- CFL Draft
Dave Dickenson wasn’t scouting as much as he was at the end of a long day and just wanted to watch some football.
The Calgary Stampeders head coach left his office and took a few steps inside McMahon Stadium, where the Calgary Dinos were facing the UBC Thunderbirds. That was the first time Dickenson saw Michael O’Connor in person.
“I wasn’t trying to find a prospect. I was just watching football and he really, really impressed me,” Dickenson said. He was impressed with the chemistry that the Orleans, Ont. native had with his UBC receiver, Trivel Pinto, who oddly enough, the Stamps drafted 12th overall in 2020.
“He makes all the throws but he’s tough. I mean, Calgary was hitting him and he just stood in there and delivered.”
At that point, O’Connor was in the process of putting together a spectacular U SPORTS career. Over four years at UBC (2015 to 2018), he made 773 of 1,197 passes for 9,990 yards and 61 touchdowns, taking the T-Birds to the playoffs each year and winning the Vanier Cup in 2015, where he was named game MVP.
“Then interviewing him and watching him in person, I’d really not seen him. He’s a big man and I believe his accuracy and his arm strength are very comparable to any quarterback in our league,” Dickenson said.
“Now he just has to get the experience, the coaching and do it on the field.”
You’d probably get a near consensus agreement that if there were a place that a young quarterback could get those things, that it would be in Calgary. The Stamps announced on Tuesday that they’d signed O’Connor, after he spent the 2019 season with the Argos.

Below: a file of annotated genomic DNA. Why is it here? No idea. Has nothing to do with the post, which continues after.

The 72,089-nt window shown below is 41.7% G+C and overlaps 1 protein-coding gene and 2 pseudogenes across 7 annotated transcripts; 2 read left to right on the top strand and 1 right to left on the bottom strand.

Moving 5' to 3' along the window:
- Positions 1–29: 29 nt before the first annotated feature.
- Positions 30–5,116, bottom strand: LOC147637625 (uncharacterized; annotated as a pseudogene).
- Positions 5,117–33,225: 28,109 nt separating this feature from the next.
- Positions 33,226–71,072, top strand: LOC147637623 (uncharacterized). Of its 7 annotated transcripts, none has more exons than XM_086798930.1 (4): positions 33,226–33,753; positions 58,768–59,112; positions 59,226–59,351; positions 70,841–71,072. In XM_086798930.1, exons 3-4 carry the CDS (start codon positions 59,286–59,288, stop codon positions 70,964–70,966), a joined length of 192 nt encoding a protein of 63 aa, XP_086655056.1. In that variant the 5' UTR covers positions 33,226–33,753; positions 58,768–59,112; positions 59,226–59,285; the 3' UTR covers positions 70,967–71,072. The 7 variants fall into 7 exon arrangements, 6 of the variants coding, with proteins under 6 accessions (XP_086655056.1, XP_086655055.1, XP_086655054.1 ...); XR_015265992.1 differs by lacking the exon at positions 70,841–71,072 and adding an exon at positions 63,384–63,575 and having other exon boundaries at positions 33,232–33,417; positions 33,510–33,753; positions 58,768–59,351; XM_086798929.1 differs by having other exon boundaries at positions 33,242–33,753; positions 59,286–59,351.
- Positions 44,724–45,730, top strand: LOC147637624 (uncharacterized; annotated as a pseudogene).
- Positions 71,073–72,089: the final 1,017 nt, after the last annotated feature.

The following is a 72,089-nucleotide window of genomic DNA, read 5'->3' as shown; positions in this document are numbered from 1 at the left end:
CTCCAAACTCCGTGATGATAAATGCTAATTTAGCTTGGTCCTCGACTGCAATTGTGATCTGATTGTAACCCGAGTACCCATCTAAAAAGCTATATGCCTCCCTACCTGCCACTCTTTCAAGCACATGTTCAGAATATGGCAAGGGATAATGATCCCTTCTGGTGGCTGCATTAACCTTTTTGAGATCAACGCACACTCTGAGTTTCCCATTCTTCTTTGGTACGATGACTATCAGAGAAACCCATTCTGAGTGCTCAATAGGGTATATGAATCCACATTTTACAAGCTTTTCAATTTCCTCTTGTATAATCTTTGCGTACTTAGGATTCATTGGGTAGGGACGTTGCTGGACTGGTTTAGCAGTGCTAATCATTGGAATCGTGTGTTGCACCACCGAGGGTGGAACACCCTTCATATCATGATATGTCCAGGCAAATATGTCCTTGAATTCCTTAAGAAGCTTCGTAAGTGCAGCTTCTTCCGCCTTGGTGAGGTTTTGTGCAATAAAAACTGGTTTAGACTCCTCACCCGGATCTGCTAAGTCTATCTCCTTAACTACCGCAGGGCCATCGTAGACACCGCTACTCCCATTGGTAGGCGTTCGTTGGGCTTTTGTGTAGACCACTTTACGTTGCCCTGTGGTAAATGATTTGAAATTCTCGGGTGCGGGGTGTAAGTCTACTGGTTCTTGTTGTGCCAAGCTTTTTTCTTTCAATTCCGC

When the 24-year-old plants his six-foot-five, 205-pound frame down in the Stamps’ quarterback room this year, he’ll have an abundance of resources at his disposal. He’ll have a pair of hall of famers in team president and GM John Hufnagel and Dickenson. His quarterbacks coach, Marc Mueller, had a brilliant U SPORTS career at Regina and has blossomed into one of the league’s young, promising minds.
“We think we’re a quarterback-friendly system and we think we can design some things that fit our quarterbacks,” Dickenson said, perhaps supplying an all-time great understatement.
“It’s kind of like three generations, almost. You’ve got Huf, certainly his experiences in the NFL and (with) some of the big timers and then myself and then Marc is the younger generation.”
Then there’s the guy at the top of the QB depth chart, Bo Levi Mitchell.
“Bo doesn’t get enough credit for his mind,” Dickenson said.
“I think everyone talks about how great his arm is but Bo, reading blitzes and coverages, he sees the field so well because he’s studying and doing the extra work that no one else sees. I don’t think he gets enough credit for that.”
O’Connor will get the chance to gleam knowledge from some of the CFL’s top minds. What should be most enticing to him is the fact that all of the spots on the QB depth chart behind Mitchell are blank at the moment. The Stamps have former Argo Dakota Prukop on their roster and will bring in Jake Maier and Marcus McMaryion to start the season.